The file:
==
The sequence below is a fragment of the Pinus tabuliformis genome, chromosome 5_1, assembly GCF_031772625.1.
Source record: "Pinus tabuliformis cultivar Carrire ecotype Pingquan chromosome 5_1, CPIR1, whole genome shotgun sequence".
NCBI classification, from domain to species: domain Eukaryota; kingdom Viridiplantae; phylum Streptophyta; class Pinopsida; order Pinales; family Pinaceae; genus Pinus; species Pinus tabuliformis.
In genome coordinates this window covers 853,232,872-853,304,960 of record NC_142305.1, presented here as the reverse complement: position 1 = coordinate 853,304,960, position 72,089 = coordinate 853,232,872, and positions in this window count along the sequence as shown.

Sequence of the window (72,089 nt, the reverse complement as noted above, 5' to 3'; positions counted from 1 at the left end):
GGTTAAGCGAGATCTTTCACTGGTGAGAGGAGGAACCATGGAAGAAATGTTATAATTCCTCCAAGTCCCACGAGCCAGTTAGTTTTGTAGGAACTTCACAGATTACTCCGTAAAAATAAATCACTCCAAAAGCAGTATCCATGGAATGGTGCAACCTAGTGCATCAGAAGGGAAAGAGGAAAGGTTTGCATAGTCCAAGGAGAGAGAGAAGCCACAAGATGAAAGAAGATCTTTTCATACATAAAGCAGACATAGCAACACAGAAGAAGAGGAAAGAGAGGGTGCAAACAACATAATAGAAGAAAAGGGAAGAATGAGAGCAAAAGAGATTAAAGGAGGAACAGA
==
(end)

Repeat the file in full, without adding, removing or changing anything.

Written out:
The sequence below is a fragment of the Pinus tabuliformis genome, chromosome 5_1, assembly GCF_031772625.1.
Source record: "Pinus tabuliformis cultivar Carrire ecotype Pingquan chromosome 5_1, CPIR1, whole genome shotgun sequence".
NCBI classification, from domain to species: domain Eukaryota; kingdom Viridiplantae; phylum Streptophyta; class Pinopsida; order Pinales; family Pinaceae; genus Pinus; species Pinus tabuliformis.
In genome coordinates this window covers 853,232,872-853,304,960 of record NC_142305.1, presented here as the reverse complement: position 1 = coordinate 853,304,960, position 72,089 = coordinate 853,232,872, and positions in this window count along the sequence as shown.

Sequence of the window (72,089 nt, the reverse complement as noted above, 5' to 3'; positions counted from 1 at the left end):
GGTTAAGCGAGATCTTTCACTGGTGAGAGGAGGAACCATGGAAGAAATGTTATAATTCCTCCAAGTCCCACGAGCCAGTTAGTTTTGTAGGAACTTCACAGATTACTCCGTAAAAATAAATCACTCCAAAAGCAGTATCCATGGAATGGTGCAACCTAGTGCATCAGAAGGGAAAGAGGAAAGGTTTGCATAGTCCAAGGAGAGAGAGAAGCCACAAGATGAAAGAAGATCTTTTCATACATAAAGCAGACATAGCAACACAGAAGAAGAGGAAAGAGAGGGTGCAAACAACATAATAGAAGAAAAGGGAAGAATGAGAGCAAAAGAGATTAAAGGAGGAACAGA